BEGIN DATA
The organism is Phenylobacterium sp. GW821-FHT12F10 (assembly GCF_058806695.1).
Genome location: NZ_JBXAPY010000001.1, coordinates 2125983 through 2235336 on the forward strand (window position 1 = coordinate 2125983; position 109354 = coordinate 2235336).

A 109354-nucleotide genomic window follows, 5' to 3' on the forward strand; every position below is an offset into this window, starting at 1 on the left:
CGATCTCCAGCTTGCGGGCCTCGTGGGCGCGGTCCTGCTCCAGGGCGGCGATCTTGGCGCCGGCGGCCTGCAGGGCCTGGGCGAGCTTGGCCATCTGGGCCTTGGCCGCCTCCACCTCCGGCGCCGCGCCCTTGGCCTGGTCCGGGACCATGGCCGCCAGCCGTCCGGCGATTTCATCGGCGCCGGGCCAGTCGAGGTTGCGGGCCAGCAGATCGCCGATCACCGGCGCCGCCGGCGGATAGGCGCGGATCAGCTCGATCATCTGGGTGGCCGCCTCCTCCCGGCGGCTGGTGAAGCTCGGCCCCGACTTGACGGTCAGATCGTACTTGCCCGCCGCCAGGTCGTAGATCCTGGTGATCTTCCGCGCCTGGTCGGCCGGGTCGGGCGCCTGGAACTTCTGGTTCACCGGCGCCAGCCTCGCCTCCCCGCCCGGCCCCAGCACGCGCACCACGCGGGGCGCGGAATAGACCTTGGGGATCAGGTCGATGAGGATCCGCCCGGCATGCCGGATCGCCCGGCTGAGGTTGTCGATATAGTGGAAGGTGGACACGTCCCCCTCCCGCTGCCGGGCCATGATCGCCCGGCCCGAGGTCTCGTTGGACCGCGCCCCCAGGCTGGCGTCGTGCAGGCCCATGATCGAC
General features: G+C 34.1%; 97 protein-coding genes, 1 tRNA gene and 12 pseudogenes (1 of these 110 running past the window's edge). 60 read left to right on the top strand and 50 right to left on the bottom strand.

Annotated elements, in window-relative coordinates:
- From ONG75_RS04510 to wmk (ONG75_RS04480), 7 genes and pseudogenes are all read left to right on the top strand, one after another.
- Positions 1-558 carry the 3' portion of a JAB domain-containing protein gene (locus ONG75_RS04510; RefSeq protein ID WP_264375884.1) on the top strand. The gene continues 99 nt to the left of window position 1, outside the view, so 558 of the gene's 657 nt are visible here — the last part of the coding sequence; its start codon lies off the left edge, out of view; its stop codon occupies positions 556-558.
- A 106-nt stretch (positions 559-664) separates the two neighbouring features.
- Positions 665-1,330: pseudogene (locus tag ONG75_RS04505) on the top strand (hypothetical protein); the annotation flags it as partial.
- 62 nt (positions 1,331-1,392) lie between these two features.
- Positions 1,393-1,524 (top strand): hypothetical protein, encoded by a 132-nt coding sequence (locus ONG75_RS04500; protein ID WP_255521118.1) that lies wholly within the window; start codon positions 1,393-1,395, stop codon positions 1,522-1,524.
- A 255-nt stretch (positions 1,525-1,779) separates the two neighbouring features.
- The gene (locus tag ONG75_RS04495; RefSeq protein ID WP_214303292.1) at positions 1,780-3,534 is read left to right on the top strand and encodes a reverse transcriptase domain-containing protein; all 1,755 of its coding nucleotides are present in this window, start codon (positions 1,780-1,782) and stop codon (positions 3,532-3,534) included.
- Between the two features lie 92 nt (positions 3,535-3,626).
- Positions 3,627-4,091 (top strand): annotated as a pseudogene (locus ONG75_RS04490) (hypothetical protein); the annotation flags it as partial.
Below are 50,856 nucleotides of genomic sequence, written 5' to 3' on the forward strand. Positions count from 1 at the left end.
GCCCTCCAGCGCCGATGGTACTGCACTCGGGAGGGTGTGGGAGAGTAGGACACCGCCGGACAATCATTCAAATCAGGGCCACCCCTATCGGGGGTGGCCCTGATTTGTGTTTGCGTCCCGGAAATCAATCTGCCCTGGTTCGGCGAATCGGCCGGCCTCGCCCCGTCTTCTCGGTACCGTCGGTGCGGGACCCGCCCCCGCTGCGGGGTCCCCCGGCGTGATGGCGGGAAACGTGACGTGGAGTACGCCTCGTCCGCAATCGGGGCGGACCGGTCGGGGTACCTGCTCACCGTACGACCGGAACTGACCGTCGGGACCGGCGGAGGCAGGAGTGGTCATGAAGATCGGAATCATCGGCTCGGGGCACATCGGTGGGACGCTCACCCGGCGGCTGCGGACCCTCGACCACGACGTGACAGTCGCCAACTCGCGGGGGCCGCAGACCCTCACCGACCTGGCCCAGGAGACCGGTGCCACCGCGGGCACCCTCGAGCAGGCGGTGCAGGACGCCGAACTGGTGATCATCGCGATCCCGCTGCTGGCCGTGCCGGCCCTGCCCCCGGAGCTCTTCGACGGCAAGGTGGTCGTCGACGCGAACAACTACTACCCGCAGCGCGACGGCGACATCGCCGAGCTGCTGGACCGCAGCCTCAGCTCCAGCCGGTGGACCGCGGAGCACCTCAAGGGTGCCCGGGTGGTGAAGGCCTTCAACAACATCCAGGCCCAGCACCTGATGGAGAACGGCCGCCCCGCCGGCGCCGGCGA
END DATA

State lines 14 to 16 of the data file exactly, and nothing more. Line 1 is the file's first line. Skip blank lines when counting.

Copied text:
- The gene (locus tag ONG75_RS04495; RefSeq protein ID WP_214303292.1) at positions 1,780-3,534 is read left to right on the top strand and encodes a reverse transcriptase domain-containing protein; all 1,755 of its coding nucleotides are present in this window, start codon (positions 1,780-1,782) and stop codon (positions 3,532-3,534) included.
- Between the two features lie 92 nt (positions 3,535-3,626).
- Positions 3,627-4,091 (top strand): annotated as a pseudogene (locus ONG75_RS04490) (hypothetical protein); the annotation flags it as partial.